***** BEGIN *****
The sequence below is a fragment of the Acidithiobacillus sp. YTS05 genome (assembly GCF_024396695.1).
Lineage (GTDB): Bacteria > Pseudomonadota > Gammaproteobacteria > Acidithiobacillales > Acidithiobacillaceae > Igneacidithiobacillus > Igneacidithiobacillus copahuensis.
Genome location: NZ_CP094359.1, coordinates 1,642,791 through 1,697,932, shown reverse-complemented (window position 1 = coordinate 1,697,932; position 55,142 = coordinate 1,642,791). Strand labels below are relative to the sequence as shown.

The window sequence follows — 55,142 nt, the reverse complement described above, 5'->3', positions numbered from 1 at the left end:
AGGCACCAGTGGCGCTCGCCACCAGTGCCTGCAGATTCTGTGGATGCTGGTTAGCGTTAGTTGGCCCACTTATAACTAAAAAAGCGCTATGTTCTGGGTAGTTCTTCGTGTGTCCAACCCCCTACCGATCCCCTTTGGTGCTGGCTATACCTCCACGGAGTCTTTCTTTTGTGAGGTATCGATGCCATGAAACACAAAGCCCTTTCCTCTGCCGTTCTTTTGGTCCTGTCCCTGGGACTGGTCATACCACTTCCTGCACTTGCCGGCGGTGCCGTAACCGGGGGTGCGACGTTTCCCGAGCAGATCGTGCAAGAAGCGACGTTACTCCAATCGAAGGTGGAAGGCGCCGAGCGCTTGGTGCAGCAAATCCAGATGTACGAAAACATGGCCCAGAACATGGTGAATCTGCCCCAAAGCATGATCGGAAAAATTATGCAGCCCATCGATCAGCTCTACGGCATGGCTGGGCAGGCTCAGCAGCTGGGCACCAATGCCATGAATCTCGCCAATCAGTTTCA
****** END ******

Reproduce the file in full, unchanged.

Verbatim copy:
The sequence below is a fragment of the Acidithiobacillus sp. YTS05 genome (assembly GCF_024396695.1).
Lineage (GTDB): Bacteria > Pseudomonadota > Gammaproteobacteria > Acidithiobacillales > Acidithiobacillaceae > Igneacidithiobacillus > Igneacidithiobacillus copahuensis.
Genome location: NZ_CP094359.1, coordinates 1,642,791 through 1,697,932, shown reverse-complemented (window position 1 = coordinate 1,697,932; position 55,142 = coordinate 1,642,791). Strand labels below are relative to the sequence as shown.

The window sequence follows — 55,142 nt, the reverse complement described above, 5'->3', positions numbered from 1 at the left end:
AGGCACCAGTGGCGCTCGCCACCAGTGCCTGCAGATTCTGTGGATGCTGGTTAGCGTTAGTTGGCCCACTTATAACTAAAAAAGCGCTATGTTCTGGGTAGTTCTTCGTGTGTCCAACCCCCTACCGATCCCCTTTGGTGCTGGCTATACCTCCACGGAGTCTTTCTTTTGTGAGGTATCGATGCCATGAAACACAAAGCCCTTTCCTCTGCCGTTCTTTTGGTCCTGTCCCTGGGACTGGTCATACCACTTCCTGCACTTGCCGGCGGTGCCGTAACCGGGGGTGCGACGTTTCCCGAGCAGATCGTGCAAGAAGCGACGTTACTCCAATCGAAGGTGGAAGGCGCCGAGCGCTTGGTGCAGCAAATCCAGATGTACGAAAACATGGCCCAGAACATGGTGAATCTGCCCCAAAGCATGATCGGAAAAATTATGCAGCCCATCGATCAGCTCTACGGCATGGCTGGGCAGGCTCAGCAGCTGGGCACCAATGCCATGAATCTCGCCAATCAGTTTCA